On March 5, AD 363, the emperor Julian marched out of Antioch at the head of 80,000 battle-tested Roman soldiers for his rendezvous with destiny. Known to history as "The Apostate", Julian had become emperor two years before while serving as caesar in the west under Constantinus II. There he had made a reputation for himself as a competent military commander, defeating the Alemanni a series of battles and restoring order to the Rhine frontier.
His success won him the acclaim of his troops, who declared him Augustus in AD 360. This act sparked a civil war between Julian and Constantius, but the latter died while on the march to engage Julian. As a result, Julian became the sole ruler of the empire.
Though a nephew of Constantine the Great, Julian rejected the Christian faith of his uncle and embraced philosophic paganism with an evangelical fervor. As emperor, he sought to undermine the favored status that the Church had enjoyed within the empire. He called Christ, "the Galilean" and referred to Christian churches as "charnel houses". To prove Christ a false prophet, he commenced re-construction of the Temple in Jerusalem--an effort that came to a stunning end when the works were destroyed by an earthquake.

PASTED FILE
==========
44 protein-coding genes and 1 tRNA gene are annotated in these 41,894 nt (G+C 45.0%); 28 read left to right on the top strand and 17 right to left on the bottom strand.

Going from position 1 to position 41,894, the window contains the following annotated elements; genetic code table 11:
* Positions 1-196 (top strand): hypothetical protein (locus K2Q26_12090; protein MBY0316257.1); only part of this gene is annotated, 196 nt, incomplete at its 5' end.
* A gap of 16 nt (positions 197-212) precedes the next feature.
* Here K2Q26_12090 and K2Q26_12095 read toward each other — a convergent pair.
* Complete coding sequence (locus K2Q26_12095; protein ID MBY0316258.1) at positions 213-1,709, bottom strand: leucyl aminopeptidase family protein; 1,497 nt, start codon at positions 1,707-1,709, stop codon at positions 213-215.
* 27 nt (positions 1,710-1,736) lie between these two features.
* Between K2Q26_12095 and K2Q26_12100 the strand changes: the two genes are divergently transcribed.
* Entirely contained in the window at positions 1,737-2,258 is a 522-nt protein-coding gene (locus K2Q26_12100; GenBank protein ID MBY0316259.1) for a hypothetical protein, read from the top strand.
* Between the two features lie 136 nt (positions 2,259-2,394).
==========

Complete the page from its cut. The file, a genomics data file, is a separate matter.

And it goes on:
Continuing strife on the eastern frontier forced Julian to take military action against the Persians in AD 363. After an extended and tumultuous stay in Antioch, Julian departed with his soldiers for what would be the final campaign of his career.
Though initially successful, Julian's forces were eventually worn down by hunger and constant attack while deep within Persian territory. During an ambush, Julian was struck by a javelin and mortally wounded. Before he died, he supposedly uttered the phrase, "Thou hast conquered, Galilean."
Wikipedia's entry on Julian is generally fair.
The entry on Julian in the Catholic Encyclopedia is also noteworthy.